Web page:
There is something happening with MW that transcends most any sport story that I've ever seen. I feel sorry for those who are unable to enjoy it. I'm having a ball watching the saga unfold."
Ghet Rheel, Since you're on a binge of re-posting again and again, several things I posted tongue-in-cheek, here's a suggestion for you. Why don't you re-post your gem about the fifty something Korean waitress and the Chinese busboy? While you're at it, maybe you could explain how you knew by casual observation that the waitress was Korean and the busboy was Chinese. You were careful not to refer to either person as Korean-American or Chinese-American. How can you tell a person's ethnicity and country of citizenship just by looking at him or her?"
Alex it is fairly easy to tell what area an Asian person is from, if you observe their features, mannerisms or how they dress. All it takes is spending some time around Asian people. If they speak, many times I not only can determine what country they come from, but the region of that country they were raised in while growing up. In the USA we do not all speak alike; we have regional accents and patterns of speech that give insight to where we were raised. The same thing can be said for all countries around the World. For example French spoken in Paris is much different than French spoken in southern France and the same can be said about other European countries. Asian countries are no different Alex and I'll give you an example;
Thie Philippines is made up of over 7,000 islands and a common language binds the population, Tagalog. The population will speak and write this language in school, but when they return home they will speak in their regional dialect. If you travel to Cebu a province in the Southern Philippines, you will speak Visayian or Cebuano. This is the case on every island in the chain, with some such as Mindanao having hundreds of regional dialects.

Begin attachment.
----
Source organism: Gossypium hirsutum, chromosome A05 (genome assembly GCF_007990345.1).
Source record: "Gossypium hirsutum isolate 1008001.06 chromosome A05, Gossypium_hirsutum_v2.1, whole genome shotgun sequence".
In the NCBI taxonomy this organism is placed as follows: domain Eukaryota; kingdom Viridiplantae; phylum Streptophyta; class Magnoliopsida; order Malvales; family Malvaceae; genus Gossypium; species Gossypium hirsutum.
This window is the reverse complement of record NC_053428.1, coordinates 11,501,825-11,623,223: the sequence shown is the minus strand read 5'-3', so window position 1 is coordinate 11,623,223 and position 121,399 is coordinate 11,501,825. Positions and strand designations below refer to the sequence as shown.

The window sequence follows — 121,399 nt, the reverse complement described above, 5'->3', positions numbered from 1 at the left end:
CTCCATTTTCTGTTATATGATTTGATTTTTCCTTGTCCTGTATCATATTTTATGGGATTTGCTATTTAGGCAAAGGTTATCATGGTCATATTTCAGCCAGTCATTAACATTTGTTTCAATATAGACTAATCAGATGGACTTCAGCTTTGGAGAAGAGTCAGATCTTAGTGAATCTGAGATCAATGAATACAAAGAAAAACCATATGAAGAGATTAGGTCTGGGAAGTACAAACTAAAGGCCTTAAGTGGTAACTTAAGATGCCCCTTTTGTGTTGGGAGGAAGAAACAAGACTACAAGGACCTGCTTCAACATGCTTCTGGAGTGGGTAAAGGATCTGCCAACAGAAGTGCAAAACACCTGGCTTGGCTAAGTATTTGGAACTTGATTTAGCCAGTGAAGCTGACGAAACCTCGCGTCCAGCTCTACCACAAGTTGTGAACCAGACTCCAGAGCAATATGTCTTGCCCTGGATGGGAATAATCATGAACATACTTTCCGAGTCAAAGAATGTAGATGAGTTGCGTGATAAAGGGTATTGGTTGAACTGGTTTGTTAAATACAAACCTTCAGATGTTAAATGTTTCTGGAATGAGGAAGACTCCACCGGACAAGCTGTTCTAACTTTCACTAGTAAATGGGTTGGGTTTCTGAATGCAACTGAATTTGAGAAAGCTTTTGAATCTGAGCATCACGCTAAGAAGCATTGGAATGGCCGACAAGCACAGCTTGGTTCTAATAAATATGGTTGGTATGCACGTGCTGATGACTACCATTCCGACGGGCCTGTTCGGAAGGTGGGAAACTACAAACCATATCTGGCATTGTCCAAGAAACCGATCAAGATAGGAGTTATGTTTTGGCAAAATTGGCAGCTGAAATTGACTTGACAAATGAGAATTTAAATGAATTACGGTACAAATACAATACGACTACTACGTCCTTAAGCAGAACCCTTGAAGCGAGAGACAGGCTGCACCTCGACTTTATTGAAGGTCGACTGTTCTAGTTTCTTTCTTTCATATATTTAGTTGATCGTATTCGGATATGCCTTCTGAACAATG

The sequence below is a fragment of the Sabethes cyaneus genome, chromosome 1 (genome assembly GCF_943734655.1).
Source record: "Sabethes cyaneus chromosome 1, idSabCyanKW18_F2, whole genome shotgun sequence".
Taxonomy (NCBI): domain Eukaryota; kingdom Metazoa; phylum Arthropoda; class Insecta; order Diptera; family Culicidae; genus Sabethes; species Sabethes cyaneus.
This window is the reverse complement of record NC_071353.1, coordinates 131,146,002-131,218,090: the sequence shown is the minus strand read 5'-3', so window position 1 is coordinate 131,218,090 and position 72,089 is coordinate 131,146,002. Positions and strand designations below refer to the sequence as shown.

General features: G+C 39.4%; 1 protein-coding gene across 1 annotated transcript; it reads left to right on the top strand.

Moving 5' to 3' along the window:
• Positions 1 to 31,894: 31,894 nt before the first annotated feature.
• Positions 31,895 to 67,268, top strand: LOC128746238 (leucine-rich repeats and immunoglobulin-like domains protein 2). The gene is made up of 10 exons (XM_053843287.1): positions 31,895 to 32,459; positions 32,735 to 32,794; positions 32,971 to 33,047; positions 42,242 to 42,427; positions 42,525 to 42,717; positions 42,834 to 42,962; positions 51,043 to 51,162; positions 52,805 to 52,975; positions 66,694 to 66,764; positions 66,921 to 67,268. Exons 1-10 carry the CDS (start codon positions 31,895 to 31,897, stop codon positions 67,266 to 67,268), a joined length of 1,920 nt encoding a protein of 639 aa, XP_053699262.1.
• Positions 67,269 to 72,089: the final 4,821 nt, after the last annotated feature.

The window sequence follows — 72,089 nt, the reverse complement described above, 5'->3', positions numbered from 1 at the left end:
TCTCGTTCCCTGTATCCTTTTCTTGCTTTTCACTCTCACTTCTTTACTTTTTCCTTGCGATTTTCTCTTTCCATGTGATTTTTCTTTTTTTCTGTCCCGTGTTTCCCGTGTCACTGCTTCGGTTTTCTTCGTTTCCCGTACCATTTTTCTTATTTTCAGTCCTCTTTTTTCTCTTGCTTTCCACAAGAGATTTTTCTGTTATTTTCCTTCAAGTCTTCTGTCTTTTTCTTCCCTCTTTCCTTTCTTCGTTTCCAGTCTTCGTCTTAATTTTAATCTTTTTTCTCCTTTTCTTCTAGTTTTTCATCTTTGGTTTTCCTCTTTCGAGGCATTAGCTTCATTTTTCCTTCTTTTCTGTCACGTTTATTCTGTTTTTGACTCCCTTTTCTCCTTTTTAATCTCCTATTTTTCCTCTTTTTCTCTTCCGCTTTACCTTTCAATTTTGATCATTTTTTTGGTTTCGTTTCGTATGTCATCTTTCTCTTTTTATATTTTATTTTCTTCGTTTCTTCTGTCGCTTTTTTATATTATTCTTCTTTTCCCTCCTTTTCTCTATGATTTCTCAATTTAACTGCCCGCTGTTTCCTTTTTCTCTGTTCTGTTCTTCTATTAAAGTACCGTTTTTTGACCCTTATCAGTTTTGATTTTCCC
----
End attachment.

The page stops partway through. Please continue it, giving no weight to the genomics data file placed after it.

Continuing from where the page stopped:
I'm surprised you didn't notice this in Vietnam Alex, where hundreds of different dialects are spoken in a relatively small country.
There is only one common Worldwide Language I have discovered while living and working around the world Alex; NBA Basketball. Everyone on the planet knows about the Chicago Bulls and Michael Jordan. Many of them think Michael is still playing with the Bulls and I've seen more Michael Jordan, Bulls game shirts than I could ever count. If I were to ask them if they knew about Tiger Woods the golfer, many people would say yes and then ask if he played for the Bulls with Michael Jordan. They may not know who is in-charge of their country at the moment, but they all know Sir Michael. :-)
In my judgement, the quite lovely Korean woman appeared to me to be in her mid-fifties. I could be wrong about her age, but I don't think so.
Again, weak effort at casting a pall and introducing obfuscation on your part.
There is another point to consider in Ms. Schlosser's question. I asked a friend who was raised in Korea (and who has lived in a Hawaiian Korean community) for his thoughts. He explained that if the Wie family was strictly traditional, that a "Korean Family Register" may have been used in Hawaii to record MW's birth in lieu of a Birth Certificate. These registers called "hojeok deungbon" (typically written in Chinese characters) are legal documents in both Korea and the U.S. This could explain the contention that MW did not provide an Anglican "Birth Certificate" in some amateur events."
When a young player joins their local chapter of the Junior Amateur USGA, they present a birth certificate at joining. The local chapter is the sponsor of the amateur in any USGA sanctioned event they play in after registration. This eliminates the requirement to produce a birth certificate at each event.
Good point. However, at some point early in MW's amateur days, she may have been without a certified translation of a "hojeok deungbon". Your point confirms that all this would have been cleared up before she started competing in USGA sanctioned events. Getting her driver's license is a further indication that any issues regarding date of birth have long since been resolved.
Any more riddles for us, Dot?
She would need that same birth certificate to get enrolled in school, get a passport, a social security card, drivers license, etc., all of which she obviously has.
As for any age discreprancy, Ghet Rhee says she got her drivers license the day after the SONY Open and the Hawaii DMV is very strict. Sure they are. But that doesn't mean the birth certificate they looked at didn't show that she was 17 or 18, not 16. I tend to believe she actually IS 16, just abnormally tall.